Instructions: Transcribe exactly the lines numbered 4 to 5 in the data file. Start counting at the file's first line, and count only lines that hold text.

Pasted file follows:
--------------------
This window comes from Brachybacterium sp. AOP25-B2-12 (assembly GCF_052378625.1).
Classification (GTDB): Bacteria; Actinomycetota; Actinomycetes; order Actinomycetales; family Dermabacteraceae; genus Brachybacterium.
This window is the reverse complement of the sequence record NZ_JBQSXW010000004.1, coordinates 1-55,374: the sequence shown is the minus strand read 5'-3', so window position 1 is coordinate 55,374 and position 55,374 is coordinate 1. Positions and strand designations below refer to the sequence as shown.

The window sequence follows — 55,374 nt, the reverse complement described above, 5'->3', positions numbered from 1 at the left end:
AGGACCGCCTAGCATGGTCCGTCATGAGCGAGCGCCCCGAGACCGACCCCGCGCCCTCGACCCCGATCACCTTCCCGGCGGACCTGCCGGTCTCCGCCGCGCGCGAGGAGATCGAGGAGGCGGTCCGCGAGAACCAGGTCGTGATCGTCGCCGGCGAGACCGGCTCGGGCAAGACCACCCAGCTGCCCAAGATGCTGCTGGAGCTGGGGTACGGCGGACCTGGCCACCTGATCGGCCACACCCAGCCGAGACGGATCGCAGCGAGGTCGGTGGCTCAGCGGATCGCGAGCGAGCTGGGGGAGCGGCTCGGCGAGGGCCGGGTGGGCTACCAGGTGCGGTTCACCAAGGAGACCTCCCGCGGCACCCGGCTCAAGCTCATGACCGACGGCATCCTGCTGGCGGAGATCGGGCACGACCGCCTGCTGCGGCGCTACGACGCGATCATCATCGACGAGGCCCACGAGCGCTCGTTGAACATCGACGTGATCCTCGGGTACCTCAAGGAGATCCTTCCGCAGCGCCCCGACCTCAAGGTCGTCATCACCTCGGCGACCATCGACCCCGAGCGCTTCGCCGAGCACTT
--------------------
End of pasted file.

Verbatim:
The window sequence follows — 55,374 nt, the reverse complement described above, 5'->3', positions numbered from 1 at the left end:
AGGACCGCCTAGCATGGTCCGTCATGAGCGAGCGCCCCGAGACCGACCCCGCGCCCTCGACCCCGATCACCTTCCCGGCGGACCTGCCGGTCTCCGCCGCGCGCGAGGAGATCGAGGAGGCGGTCCGCGAGAACCAGGTCGTGATCGTCGCCGGCGAGACCGGCTCGGGCAAGACCACCCAGCTGCCCAAGATGCTGCTGGAGCTGGGGTACGGCGGACCTGGCCACCTGATCGGCCACACCCAGCCGAGACGGATCGCAGCGAGGTCGGTGGCTCAGCGGATCGCGAGCGAGCTGGGGGAGCGGCTCGGCGAGGGCCGGGTGGGCTACCAGGTGCGGTTCACCAAGGAGACCTCCCGCGGCACCCGGCTCAAGCTCATGACCGACGGCATCCTGCTGGCGGAGATCGGGCACGACCGCCTGCTGCGGCGCTACGACGCGATCATCATCGACGAGGCCCACGAGCGCTCGTTGAACATCGACGTGATCCTCGGGTACCTCAAGGAGATCCTTCCGCAGCGCCCCGACCTCAAGGTCGTCATCACCTCGGCGACCATCGACCCCGAGCGCTTCGCCGAGCACTT